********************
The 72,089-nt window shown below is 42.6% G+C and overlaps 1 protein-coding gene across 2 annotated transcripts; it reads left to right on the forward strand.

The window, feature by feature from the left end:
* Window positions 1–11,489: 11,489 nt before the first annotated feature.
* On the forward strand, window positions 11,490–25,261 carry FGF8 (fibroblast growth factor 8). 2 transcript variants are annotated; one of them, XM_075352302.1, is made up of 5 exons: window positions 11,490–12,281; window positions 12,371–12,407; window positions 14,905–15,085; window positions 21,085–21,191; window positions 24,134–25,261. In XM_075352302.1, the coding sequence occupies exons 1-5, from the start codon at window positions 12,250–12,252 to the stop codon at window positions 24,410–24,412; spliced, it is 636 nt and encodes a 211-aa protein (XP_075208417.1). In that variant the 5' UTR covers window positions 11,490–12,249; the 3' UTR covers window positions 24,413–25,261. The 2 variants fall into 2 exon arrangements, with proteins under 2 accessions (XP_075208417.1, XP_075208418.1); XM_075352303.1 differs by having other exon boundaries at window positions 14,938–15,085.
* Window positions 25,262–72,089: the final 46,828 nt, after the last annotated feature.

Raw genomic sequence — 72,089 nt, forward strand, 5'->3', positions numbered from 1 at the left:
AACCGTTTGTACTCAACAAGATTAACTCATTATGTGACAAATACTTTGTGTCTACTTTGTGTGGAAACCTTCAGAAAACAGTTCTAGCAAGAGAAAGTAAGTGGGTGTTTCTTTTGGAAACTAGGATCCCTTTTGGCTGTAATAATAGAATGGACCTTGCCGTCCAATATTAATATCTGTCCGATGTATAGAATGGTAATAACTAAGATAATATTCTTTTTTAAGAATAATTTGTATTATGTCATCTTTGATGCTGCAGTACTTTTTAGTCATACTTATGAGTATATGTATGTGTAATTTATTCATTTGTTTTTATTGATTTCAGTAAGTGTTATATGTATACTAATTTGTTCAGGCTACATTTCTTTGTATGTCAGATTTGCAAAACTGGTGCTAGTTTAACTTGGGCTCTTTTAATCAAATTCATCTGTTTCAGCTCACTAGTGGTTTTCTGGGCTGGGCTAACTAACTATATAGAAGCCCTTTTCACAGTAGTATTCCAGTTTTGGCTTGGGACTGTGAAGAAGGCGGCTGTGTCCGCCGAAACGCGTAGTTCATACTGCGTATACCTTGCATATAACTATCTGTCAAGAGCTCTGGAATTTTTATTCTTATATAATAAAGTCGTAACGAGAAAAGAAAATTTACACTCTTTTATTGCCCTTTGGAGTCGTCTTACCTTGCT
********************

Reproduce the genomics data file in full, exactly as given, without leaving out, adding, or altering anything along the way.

The 72,089-nt window shown below is 42.6% G+C and overlaps 1 protein-coding gene across 2 annotated transcripts; it reads left to right on the forward strand.

The window, feature by feature from the left end:
* Window positions 1–11,489: 11,489 nt before the first annotated feature.
* On the forward strand, window positions 11,490–25,261 carry FGF8 (fibroblast growth factor 8). 2 transcript variants are annotated; one of them, XM_075352302.1, is made up of 5 exons: window positions 11,490–12,281; window positions 12,371–12,407; window positions 14,905–15,085; window positions 21,085–21,191; window positions 24,134–25,261. In XM_075352302.1, the coding sequence occupies exons 1-5, from the start codon at window positions 12,250–12,252 to the stop codon at window positions 24,410–24,412; spliced, it is 636 nt and encodes a 211-aa protein (XP_075208417.1). In that variant the 5' UTR covers window positions 11,490–12,249; the 3' UTR covers window positions 24,413–25,261. The 2 variants fall into 2 exon arrangements, with proteins under 2 accessions (XP_075208417.1, XP_075208418.1); XM_075352303.1 differs by having other exon boundaries at window positions 14,938–15,085.
* Window positions 25,262–72,089: the final 46,828 nt, after the last annotated feature.

Raw genomic sequence — 72,089 nt, forward strand, 5'->3', positions numbered from 1 at the left:
AACCGTTTGTACTCAACAAGATTAACTCATTATGTGACAAATACTTTGTGTCTACTTTGTGTGGAAACCTTCAGAAAACAGTTCTAGCAAGAGAAAGTAAGTGGGTGTTTCTTTTGGAAACTAGGATCCCTTTTGGCTGTAATAATAGAATGGACCTTGCCGTCCAATATTAATATCTGTCCGATGTATAGAATGGTAATAACTAAGATAATATTCTTTTTTAAGAATAATTTGTATTATGTCATCTTTGATGCTGCAGTACTTTTTAGTCATACTTATGAGTATATGTATGTGTAATTTATTCATTTGTTTTTATTGATTTCAGTAAGTGTTATATGTATACTAATTTGTTCAGGCTACATTTCTTTGTATGTCAGATTTGCAAAACTGGTGCTAGTTTAACTTGGGCTCTTTTAATCAAATTCATCTGTTTCAGCTCACTAGTGGTTTTCTGGGCTGGGCTAACTAACTATATAGAAGCCCTTTTCACAGTAGTATTCCAGTTTTGGCTTGGGACTGTGAAGAAGGCGGCTGTGTCCGCCGAAACGCGTAGTTCATACTGCGTATACCTTGCATATAACTATCTGTCAAGAGCTCTGGAATTTTTATTCTTATATAATAAAGTCGTAACGAGAAAAGAAAATTTACACTCTTTTATTGCCCTTTGGAGTCGTCTTACCTTGCT